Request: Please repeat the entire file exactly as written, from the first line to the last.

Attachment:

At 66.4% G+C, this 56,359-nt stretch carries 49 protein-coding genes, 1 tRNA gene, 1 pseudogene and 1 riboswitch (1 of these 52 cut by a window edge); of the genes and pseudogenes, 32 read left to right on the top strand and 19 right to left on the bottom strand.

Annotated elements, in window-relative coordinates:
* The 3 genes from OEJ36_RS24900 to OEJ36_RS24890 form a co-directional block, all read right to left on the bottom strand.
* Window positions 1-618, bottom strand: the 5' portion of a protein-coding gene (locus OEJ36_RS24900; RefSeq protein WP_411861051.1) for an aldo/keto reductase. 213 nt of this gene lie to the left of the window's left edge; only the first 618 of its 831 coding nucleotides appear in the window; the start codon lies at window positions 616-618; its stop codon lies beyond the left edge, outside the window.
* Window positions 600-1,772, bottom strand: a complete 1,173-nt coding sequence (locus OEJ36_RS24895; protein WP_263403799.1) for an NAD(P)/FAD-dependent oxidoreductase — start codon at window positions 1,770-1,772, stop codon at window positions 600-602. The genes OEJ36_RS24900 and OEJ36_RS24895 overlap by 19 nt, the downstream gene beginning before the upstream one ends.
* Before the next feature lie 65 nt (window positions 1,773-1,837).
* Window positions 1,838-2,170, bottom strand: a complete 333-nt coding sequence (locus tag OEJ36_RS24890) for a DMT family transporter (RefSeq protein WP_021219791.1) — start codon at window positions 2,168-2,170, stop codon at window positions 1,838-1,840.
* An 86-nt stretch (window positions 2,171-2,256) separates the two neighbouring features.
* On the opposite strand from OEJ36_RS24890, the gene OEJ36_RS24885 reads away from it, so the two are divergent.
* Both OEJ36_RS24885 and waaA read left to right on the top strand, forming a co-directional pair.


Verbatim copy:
At 66.4% G+C, this 56,359-nt stretch carries 49 protein-coding genes, 1 tRNA gene, 1 pseudogene and 1 riboswitch (1 of these 52 cut by a window edge); of the genes and pseudogenes, 32 read left to right on the top strand and 19 right to left on the bottom strand.

Annotated elements, in window-relative coordinates:
* The 3 genes from OEJ36_RS24900 to OEJ36_RS24890 form a co-directional block, all read right to left on the bottom strand.
* Window positions 1-618, bottom strand: the 5' portion of a protein-coding gene (locus OEJ36_RS24900; RefSeq protein WP_411861051.1) for an aldo/keto reductase. 213 nt of this gene lie to the left of the window's left edge; only the first 618 of its 831 coding nucleotides appear in the window; the start codon lies at window positions 616-618; its stop codon lies beyond the left edge, outside the window.
* Window positions 600-1,772, bottom strand: a complete 1,173-nt coding sequence (locus OEJ36_RS24895; protein WP_263403799.1) for an NAD(P)/FAD-dependent oxidoreductase — start codon at window positions 1,770-1,772, stop codon at window positions 600-602. The genes OEJ36_RS24900 and OEJ36_RS24895 overlap by 19 nt, the downstream gene beginning before the upstream one ends.
* Before the next feature lie 65 nt (window positions 1,773-1,837).
* Window positions 1,838-2,170, bottom strand: a complete 333-nt coding sequence (locus tag OEJ36_RS24890) for a DMT family transporter (RefSeq protein WP_021219791.1) — start codon at window positions 2,168-2,170, stop codon at window positions 1,838-1,840.
* An 86-nt stretch (window positions 2,171-2,256) separates the two neighbouring features.
* On the opposite strand from OEJ36_RS24890, the gene OEJ36_RS24885 reads away from it, so the two are divergent.
* Both OEJ36_RS24885 and waaA read left to right on the top strand, forming a co-directional pair.